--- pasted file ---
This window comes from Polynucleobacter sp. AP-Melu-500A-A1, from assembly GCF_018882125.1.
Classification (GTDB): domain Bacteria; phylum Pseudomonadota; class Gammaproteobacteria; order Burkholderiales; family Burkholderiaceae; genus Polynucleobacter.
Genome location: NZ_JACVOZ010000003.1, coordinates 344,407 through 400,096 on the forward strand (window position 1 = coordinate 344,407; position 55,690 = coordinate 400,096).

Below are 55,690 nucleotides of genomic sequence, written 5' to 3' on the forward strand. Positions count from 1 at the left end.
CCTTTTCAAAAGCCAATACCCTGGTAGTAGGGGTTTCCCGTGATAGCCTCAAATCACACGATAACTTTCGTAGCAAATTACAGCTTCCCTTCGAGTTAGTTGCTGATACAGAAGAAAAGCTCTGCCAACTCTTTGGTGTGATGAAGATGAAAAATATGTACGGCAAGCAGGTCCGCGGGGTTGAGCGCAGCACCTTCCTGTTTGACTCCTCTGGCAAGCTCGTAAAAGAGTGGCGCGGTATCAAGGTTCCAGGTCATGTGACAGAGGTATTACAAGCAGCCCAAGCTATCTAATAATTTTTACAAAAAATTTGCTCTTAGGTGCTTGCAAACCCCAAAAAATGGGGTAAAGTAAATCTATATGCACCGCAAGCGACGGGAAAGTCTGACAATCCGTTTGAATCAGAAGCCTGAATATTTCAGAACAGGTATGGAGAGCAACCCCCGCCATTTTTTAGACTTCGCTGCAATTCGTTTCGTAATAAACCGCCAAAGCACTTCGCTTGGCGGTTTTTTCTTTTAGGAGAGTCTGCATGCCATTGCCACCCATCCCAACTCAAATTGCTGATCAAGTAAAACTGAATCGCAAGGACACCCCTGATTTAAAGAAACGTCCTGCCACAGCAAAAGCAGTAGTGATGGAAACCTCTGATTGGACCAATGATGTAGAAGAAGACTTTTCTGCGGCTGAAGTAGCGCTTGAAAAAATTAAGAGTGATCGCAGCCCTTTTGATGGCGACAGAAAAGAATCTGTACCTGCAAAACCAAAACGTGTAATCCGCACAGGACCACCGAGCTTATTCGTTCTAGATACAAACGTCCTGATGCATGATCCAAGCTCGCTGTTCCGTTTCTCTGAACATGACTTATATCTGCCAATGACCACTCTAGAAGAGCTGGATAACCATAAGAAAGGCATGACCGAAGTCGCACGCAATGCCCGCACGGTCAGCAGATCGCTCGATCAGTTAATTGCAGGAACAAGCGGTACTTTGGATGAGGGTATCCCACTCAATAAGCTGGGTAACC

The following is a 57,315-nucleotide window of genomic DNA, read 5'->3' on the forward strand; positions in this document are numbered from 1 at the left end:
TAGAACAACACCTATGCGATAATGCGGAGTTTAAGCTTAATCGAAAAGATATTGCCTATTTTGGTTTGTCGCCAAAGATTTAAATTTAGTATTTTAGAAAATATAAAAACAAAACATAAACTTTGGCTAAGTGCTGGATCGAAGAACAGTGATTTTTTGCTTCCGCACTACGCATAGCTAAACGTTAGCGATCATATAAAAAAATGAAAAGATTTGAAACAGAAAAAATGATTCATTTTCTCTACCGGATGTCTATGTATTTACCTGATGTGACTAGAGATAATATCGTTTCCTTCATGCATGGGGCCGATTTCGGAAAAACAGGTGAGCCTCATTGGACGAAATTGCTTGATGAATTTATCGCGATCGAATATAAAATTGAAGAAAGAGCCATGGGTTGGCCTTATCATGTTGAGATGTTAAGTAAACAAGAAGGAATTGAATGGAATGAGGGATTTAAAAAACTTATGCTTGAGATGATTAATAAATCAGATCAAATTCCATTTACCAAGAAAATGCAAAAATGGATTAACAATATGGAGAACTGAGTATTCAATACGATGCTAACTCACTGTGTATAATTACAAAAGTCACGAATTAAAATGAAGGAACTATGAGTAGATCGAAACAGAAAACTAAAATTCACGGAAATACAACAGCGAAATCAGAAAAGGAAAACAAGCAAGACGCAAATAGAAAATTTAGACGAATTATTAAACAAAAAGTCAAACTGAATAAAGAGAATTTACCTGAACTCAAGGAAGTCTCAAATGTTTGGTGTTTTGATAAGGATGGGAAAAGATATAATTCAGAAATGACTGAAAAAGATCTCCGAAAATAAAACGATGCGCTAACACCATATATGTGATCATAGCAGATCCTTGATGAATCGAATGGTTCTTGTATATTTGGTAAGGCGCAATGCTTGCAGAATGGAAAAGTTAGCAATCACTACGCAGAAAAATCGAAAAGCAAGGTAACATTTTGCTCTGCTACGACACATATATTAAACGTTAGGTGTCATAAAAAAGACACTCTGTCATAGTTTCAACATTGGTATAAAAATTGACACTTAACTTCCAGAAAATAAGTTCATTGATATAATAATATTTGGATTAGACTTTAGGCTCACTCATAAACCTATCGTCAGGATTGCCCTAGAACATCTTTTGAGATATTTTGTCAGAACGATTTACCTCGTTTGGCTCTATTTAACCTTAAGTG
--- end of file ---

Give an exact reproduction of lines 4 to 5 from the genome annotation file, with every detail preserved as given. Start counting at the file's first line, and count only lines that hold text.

Below are 55,690 nucleotides of genomic sequence, written 5' to 3' on the forward strand. Positions count from 1 at the left end.
CCTTTTCAAAAGCCAATACCCTGGTAGTAGGGGTTTCCCGTGATAGCCTCAAATCACACGATAACTTTCGTAGCAAATTACAGCTTCCCTTCGAGTTAGTTGCTGATACAGAAGAAAAGCTCTGCCAACTCTTTGGTGTGATGAAGATGAAAAATATGTACGGCAAGCAGGTCCGCGGGGTTGAGCGCAGCACCTTCCTGTTTGACTCCTCTGGCAAGCTCGTAAAAGAGTGGCGCGGTATCAAGGTTCCAGGTCATGTGACAGAGGTATTACAAGCAGCCCAAGCTATCTAATAATTTTTACAAAAAATTTGCTCTTAGGTGCTTGCAAACCCCAAAAAATGGGGTAAAGTAAATCTATATGCACCGCAAGCGACGGGAAAGTCTGACAATCCGTTTGAATCAGAAGCCTGAATATTTCAGAACAGGTATGGAGAGCAACCCCCGCCATTTTTTAGACTTCGCTGCAATTCGTTTCGTAATAAACCGCCAAAGCACTTCGCTTGGCGGTTTTTTCTTTTAGGAGAGTCTGCATGCCATTGCCACCCATCCCAACTCAAATTGCTGATCAAGTAAAACTGAATCGCAAGGACACCCCTGATTTAAAGAAACGTCCTGCCACAGCAAAAGCAGTAGTGATGGAAACCTCTGATTGGACCAATGATGTAGAAGAAGACTTTTCTGCGGCTGAAGTAGCGCTTGAAAAAATTAAGAGTGATCGCAGCCCTTTTGATGGCGACAGAAAAGAATCTGTACCTGCAAAACCAAAACGTGTAATCCGCACAGGACCACCGAGCTTATTCGTTCTAGATACAAACGTCCTGATGCATGATCCAAGCTCGCTGTTCCGTTTCTCTGAACATGACTTATATCTGCCAATGACCACTCTAGAAGAGCTGGATAACCATAAGAAAGGCATGACCGAAGTCGCACGCAATGCCCGCACGGTCAGCAGATCGCTCGATCAGTTAATTGCAGGAACAAGCGGTACTTTGGATGAGGGTATCCCACTCAATAAGCTGGGTAACC